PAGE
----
The race is part of a series held in the Mojave Desert's Soggy Dry Lake Bed, about an hour's drive from the nearest city, Lucerne Valley.

A small cross and a circle of rocks were placed Sunday near the ruts in the ground left by the truck. Bags of victims' clothing, some of it bloody, sat nearby.

There were no barriers at the site of the crash. Fans said these races rarely have any kind of safety guards.

"That's desert racing for you," Payne said. "You're at your own risk out here. You are in the middle off the desert. People were way too close and they should have known. You can't really hold anyone at fault. It's just a horrible, horrible accident."

Briery said he didn't know if the BLM would conduct an internal investigation, and he added it was too early to say if the agency would change its permit rules to ensure stricter enforcement of safety requirements.

The BLM is required by Congress to make public lands accessible to reasonable requests, and the area used Saturday is one of the few available to off-road enthusiasts, he said.

The course winds through empty desert dotted only with rocky outcroppings and desert shrubs. Several families were still camping Sunday on a dried-up lake bed below the crash site. Buggies and dirtbikes zoomed back and forth, kicking up dust that could be seen for miles.

Racing in the Mojave "has been going on forever," March said, but he expects that to change because of the crash. "I think they're going to do away with open desert racing for awhile. We were all talking about it at the camp," he said.

The CHP does not normally investigate crashes at organized events, but took the lead on this probe because of its scope. It set up a command center at the starting line of the race. The federal Bureau of Land Management was assisting in the investigation.

Aside from Freeman and Malson, those killed included Brian Wolfin, 27, Anthony Sanchez, 23, and Aaron Farkas, 25, all of Escondido; Danica Frantzich, 20, of Las Vegas; and Andrew Therrin, 22, of Riverside. The name of the eighth victim, a 34-year-old man from Spring Valley, had not been released Sunday afternoon.

"He just loved his friends and loved excitement, and I'm gonna miss him," Therrien's father, Robert Therrien, told Los Angeles broadcaster KABC-TV outside his house in Riverside.

The crash was the latest in a series of race accidents that have killed spectators.

A car plowed into a crowd that had gathered to watch an illegal drag race on a suburban road in Accokeek, Md., in February 2008, killing eight people and injuring five. The two racers were charged with vehicular manslaughter. Darren Bullock, 22, was sentenced to 15 years in prison; Tavon Taylor, 20, is awaiting trial.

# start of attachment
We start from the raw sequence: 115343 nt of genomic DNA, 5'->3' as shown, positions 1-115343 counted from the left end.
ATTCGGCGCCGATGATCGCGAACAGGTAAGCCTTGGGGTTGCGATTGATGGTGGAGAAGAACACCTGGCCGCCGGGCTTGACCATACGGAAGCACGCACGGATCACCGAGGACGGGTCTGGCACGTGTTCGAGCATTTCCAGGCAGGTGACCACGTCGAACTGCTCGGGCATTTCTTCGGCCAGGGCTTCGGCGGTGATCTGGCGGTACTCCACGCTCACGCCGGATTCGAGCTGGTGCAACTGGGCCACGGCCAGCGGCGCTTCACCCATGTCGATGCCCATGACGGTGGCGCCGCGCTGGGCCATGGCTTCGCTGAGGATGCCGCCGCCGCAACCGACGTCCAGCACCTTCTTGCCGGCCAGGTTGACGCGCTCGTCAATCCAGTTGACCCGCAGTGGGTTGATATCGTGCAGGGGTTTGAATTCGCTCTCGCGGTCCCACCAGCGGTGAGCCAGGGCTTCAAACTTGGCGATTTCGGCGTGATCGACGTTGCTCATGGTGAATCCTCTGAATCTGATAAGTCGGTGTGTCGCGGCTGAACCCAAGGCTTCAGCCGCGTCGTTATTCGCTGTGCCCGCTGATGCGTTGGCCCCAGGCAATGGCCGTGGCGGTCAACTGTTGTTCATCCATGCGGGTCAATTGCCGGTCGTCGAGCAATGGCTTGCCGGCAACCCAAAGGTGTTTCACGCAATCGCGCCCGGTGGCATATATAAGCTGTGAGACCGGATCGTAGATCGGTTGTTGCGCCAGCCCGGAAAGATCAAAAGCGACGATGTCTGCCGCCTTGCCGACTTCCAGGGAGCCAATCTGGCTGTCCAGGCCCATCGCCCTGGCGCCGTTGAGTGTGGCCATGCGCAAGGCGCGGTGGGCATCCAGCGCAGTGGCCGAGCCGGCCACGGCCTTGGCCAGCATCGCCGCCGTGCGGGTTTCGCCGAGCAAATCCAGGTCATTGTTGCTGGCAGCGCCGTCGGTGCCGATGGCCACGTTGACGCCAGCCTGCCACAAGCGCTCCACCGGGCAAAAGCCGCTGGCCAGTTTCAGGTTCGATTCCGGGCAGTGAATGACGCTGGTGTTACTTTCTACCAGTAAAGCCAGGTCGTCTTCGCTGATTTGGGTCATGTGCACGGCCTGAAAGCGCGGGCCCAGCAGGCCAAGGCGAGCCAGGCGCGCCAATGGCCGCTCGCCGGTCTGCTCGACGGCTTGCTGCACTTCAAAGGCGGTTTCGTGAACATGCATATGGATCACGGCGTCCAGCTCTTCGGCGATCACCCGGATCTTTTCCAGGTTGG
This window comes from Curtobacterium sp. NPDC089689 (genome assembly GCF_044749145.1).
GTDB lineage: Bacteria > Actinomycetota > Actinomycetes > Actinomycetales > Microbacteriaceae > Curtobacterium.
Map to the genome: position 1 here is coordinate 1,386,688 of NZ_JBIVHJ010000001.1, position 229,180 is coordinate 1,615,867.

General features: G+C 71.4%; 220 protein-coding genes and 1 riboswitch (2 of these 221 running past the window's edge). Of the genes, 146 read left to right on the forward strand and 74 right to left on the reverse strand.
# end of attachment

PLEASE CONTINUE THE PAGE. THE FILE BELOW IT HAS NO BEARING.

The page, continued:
In Chandler, Ariz., in February, a female spectator was killed by a tire that flew off a crashing dragster at Chandler's Firebird International Raceway for the NHRA Arizona Nationals.

In Selmer, Tenn., a dragster went out of control and smashed into spectators during a fundraising festival in June 2007, killing six people and injuring 22. Driver Troy Critchley, 38, was convicted of misdemeanor reckless assault charges and sentenced to 18 months of probation.

___

Dalton and Associated Press writer Christopher Weber reported from Los Angeles. AP Radio correspondent Shirley Smith in Washington contributed to this report.

The Associated Press contributed to this report.

Video: Race crash witness: Driver took jump too fast

  1. Closed captioning of: Race crash witness: Driver took jump too fast

    >> half hour with a tragic crash in the mojave desert .

    >> reporter: the investigation into what caused saturday's deadly accident continues today with officials planning to interview some of the injured recovering at air hospitals. this as we learn more about some of those killed in that crash, avid racing fans, almost all in their 20s. a makeshift memorial in the desert marks the spot where 24-year-old zachary freeman was tragically killed. he was one of thousands who gathered in a dry lake bed for an offroad truck race, and then in an understand stand, spectators became victims, an out of control truck slammed into the crowd, many standing just feet away, killing eight, scattering their bodies on the ground. freeman's girlfriend of two years said she would almost certainly be among the dead when he went to the bathroom. while she was gone, the man she hoped to marry was killed.

    >> our favorite thing to do was get out and go to the desert. that was all he wanted to do. and it ended up like this.

    >> reporter: the truck was one of more than 80 taking part in the annual race known as the california 200 on saturday evening. photographer dave conklin captured the moments leading up to the tragic accident.

    >> dust everywhere, lots of people starting to run to the scene. people yelling, people screaming.